The downturn in the economy has been a challenge for most contractors, with many looking for business help. As we work to turn around failing roofing contractors, patterns begin to emerge. The following seven traits emerge in many of these organizations:
1. No monthly financial review. Each and every failing contractor ignored the importance of having a meaningful monthly financial meeting. Yes, many had poor records, but records only get better when you stop, briefly analyze them, question what is going on and seek answers. Contractors should review a monthly profit and loss statement, a balance sheet, receivables and payables. They should also review job costs and sales closing ratios.
2. Recording customer deposits as sales. Many of these failing companies had cash in and cash out financial mentalities. To make matters worse, they recorded a customer’s deposit as a sale when it was put into the bank. Customer deposits are not income and should not be recorded as “cash and a sale” but rather as “cash and a liability.” Until the work is performed, the customer has merely “loaned” or “prepaid” you the money. In some cases, this deposit was as high as 33 percent. This gave the illusion of company profit as they were taking gross profit on future sales prior to doing the work. Worse yet, they are using money that was not theirs and committing fraud by using customer deposits to pay for work performed on someone else’s job.
3. A sales marketing solution. Almost every failed company’s culture was to sell, sell, and sell. The solution to all problems was more volume. Some companies were actually profitable until they took on this sales-driven expansion with little or no control over finances. The culture was to grow to make money, not make money and use that money for growth.
4. The illusion of guaranteed profits as salespeople were commissioned and work was performed by subcontractors. Paying salespersons’ commission only can create a false sense of security. Even if the salesperson uses a price sheet, jobs can be measured short with extras and complications left out. Even punishing the salesperson by withholding commissions does not ensure the salesperson is competent.
Most subs working for roofing contractors live from hand to mouth. Yes, you are controlling per unit cost, but don’t assume you are controlling all of your liability. Callbacks, leaks and other liabilities come out of your pocket as they are the only pockets with any money in them.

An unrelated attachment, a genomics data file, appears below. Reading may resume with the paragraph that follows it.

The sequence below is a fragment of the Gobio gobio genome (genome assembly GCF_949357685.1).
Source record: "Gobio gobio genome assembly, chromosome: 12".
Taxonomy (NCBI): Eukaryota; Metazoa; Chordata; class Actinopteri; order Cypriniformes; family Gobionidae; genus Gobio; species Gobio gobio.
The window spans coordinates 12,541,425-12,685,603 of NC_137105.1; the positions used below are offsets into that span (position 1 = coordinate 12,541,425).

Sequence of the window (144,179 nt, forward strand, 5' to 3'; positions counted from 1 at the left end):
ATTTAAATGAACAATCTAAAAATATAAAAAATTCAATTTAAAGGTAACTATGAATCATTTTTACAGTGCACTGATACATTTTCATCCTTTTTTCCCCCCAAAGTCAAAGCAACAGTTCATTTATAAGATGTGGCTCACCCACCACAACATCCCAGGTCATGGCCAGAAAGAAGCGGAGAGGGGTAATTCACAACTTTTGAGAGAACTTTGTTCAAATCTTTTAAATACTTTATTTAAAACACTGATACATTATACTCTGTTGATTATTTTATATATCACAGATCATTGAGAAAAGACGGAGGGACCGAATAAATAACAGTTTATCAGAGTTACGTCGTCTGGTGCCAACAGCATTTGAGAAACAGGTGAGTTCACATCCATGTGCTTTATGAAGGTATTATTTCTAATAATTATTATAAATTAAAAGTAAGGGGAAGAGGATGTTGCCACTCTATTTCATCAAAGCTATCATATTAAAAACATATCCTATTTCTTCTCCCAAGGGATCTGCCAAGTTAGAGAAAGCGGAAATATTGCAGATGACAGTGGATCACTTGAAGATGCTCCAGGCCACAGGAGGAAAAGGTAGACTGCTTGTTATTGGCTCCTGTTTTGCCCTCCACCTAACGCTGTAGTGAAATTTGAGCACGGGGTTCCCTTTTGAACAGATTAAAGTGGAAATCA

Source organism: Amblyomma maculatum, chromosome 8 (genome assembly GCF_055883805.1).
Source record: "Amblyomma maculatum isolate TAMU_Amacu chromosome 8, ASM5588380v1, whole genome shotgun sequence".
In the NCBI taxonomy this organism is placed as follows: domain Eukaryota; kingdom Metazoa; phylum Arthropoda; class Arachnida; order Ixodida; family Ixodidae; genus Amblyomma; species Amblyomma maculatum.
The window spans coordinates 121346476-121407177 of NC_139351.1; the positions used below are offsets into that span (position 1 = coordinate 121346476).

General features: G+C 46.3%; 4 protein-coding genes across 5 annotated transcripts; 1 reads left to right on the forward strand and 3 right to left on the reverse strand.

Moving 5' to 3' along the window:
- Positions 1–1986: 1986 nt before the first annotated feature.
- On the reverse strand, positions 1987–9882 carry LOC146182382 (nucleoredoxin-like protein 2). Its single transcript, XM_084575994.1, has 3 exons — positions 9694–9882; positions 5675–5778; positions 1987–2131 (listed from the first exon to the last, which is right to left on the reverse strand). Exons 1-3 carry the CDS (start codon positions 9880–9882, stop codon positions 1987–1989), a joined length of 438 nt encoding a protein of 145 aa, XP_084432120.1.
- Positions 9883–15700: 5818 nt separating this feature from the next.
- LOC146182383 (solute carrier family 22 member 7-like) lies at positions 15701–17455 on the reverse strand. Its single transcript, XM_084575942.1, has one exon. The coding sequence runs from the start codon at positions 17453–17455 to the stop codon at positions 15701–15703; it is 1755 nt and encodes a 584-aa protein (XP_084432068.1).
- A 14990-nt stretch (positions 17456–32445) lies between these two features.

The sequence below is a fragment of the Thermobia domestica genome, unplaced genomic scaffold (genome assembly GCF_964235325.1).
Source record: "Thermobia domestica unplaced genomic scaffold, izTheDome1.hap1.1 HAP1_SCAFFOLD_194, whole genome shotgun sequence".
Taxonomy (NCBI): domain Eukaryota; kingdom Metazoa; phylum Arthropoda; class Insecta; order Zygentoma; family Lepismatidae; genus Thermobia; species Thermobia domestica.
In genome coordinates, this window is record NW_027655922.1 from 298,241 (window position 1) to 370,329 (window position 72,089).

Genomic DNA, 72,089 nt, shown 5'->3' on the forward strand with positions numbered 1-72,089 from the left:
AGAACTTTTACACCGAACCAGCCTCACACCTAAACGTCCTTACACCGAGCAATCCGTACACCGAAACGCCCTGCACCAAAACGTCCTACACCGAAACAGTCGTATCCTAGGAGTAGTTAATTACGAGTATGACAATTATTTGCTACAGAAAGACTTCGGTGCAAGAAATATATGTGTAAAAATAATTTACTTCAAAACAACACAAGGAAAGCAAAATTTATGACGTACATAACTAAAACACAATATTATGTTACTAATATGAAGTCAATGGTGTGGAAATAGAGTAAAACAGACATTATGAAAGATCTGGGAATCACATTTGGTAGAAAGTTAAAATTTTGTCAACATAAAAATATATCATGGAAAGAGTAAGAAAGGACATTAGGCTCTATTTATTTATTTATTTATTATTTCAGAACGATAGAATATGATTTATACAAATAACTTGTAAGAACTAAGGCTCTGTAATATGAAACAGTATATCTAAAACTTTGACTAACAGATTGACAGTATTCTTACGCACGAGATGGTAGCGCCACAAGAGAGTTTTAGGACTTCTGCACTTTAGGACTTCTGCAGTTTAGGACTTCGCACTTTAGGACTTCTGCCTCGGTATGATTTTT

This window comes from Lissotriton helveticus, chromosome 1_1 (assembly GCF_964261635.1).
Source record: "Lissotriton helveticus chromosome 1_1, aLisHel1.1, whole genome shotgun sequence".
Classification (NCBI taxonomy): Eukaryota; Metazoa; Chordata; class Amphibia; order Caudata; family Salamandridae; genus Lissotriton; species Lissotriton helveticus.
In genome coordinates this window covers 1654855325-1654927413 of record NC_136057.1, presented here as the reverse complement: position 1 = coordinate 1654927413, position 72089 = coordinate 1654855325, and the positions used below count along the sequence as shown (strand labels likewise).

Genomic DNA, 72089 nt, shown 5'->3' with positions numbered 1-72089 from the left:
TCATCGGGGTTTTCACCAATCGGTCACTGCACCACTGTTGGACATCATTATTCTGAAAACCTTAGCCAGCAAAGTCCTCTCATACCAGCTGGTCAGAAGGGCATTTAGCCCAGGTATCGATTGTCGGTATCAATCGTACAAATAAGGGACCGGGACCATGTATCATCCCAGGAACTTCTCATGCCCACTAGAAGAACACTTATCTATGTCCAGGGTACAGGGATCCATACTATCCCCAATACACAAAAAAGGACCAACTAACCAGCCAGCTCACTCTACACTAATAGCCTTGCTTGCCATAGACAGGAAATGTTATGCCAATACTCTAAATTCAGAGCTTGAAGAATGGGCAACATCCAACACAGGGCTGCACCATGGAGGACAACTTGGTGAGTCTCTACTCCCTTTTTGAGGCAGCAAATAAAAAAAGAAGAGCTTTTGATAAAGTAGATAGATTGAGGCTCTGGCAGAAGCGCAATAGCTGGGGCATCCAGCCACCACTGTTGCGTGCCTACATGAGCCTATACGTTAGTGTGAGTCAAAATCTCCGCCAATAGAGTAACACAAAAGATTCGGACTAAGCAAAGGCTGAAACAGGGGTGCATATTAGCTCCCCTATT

Overhead was one of the main culprits in each company. Just because you pay a flat rate for sales and subs does not mean you have recovered all of your overhead costs. You still must know your overhead, price accordingly and make sure you have enough volume cover it.
5. Incompetent employees and advisors. Just because someone has an impressive sales manager or production manager résumé does not mean they are going to do a good job for you. These people still have to be managed and their costs built into your overhead structure.
Contractors can also receive poor advice from former corporate executives, bankers, etc., who are now consultants or looking for permanent management employment. Being smart and well educated and formerly employed at a large business does not ensure you know how to advise or manage a small business. In some of these companies we witnessed poorly targeted advice that helped contribute to the business’s failure. The advice was well meaning but did not take into account the nature of contracting or the limitations of the particular business.
6. Prideful owners in denial. The owners were all in some form of denial. Some did not reach out sooner because they were prideful and thought they could fix it themselves. Others had a long history of denial and only came forth when they bottomed out and had no choice. Several heard me speak and reached out, not realizing the true gravity of the situation until one of our consultants showed them. Optimism and denial are close cousins. Optimism is hope with a foundation of facts. Denial is hope with a foundation of fiction and false beliefs.
7. Good times and volume hid the problems. The U.S. economy enjoyed massive growth from 1991 until the recent recession. Such growth and increases in volume hid the inadequacies of many businesses. But these companies’ business inadequacies were in place long before the recession.
As the economy has faltered, running your business blindly simply does not work. Many of these businesses will fail. Some economists contend this is the way of capitalism - the good survive and the weak die out. Maybe so, but a lot of good people are going to suffer because of mismanagement. All of these owners meant well, were honest and never intended to cause themselves, their families or their employees hardship. If you would like some third-party insight into your business, call me; I would be happy to talk with you.
Join Monroe Porter at Best of Success
Monroe Porter will speak at Roofing Contractor’s Best of Success conference in Clearwater Beach, Fla., Sept 26-27. For more information about the event, visit www.bestofsuccessconference.com.